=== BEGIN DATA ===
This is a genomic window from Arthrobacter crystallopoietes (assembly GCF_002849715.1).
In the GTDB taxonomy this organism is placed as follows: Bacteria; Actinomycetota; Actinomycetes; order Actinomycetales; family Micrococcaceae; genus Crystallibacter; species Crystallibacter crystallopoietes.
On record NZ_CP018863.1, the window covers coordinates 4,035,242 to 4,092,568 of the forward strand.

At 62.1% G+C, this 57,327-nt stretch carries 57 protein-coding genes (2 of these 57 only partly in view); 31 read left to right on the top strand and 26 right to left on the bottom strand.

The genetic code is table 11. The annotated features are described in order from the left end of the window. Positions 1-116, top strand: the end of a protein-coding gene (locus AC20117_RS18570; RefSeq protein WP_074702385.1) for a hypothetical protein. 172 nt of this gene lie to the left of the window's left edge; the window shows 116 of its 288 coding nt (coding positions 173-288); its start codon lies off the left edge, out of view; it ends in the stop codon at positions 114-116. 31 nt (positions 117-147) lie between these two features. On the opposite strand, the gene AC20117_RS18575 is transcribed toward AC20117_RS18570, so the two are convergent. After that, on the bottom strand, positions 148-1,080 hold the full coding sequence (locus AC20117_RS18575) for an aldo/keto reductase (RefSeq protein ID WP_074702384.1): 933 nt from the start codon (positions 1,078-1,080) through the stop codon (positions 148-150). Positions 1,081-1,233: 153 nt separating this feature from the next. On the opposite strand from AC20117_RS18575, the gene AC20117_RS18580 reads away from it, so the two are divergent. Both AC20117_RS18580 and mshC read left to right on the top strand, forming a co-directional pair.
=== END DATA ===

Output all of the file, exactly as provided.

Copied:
This is a genomic window from Arthrobacter crystallopoietes (assembly GCF_002849715.1).
In the GTDB taxonomy this organism is placed as follows: Bacteria; Actinomycetota; Actinomycetes; order Actinomycetales; family Micrococcaceae; genus Crystallibacter; species Crystallibacter crystallopoietes.
On record NZ_CP018863.1, the window covers coordinates 4,035,242 to 4,092,568 of the forward strand.

At 62.1% G+C, this 57,327-nt stretch carries 57 protein-coding genes (2 of these 57 only partly in view); 31 read left to right on the top strand and 26 right to left on the bottom strand.

The genetic code is table 11. The annotated features are described in order from the left end of the window. Positions 1-116, top strand: the end of a protein-coding gene (locus AC20117_RS18570; RefSeq protein WP_074702385.1) for a hypothetical protein. 172 nt of this gene lie to the left of the window's left edge; the window shows 116 of its 288 coding nt (coding positions 173-288); its start codon lies off the left edge, out of view; it ends in the stop codon at positions 114-116. 31 nt (positions 117-147) lie between these two features. On the opposite strand, the gene AC20117_RS18575 is transcribed toward AC20117_RS18570, so the two are convergent. After that, on the bottom strand, positions 148-1,080 hold the full coding sequence (locus AC20117_RS18575) for an aldo/keto reductase (RefSeq protein ID WP_074702384.1): 933 nt from the start codon (positions 1,078-1,080) through the stop codon (positions 148-150). Positions 1,081-1,233: 153 nt separating this feature from the next. On the opposite strand from AC20117_RS18575, the gene AC20117_RS18580 reads away from it, so the two are divergent. Both AC20117_RS18580 and mshC read left to right on the top strand, forming a co-directional pair.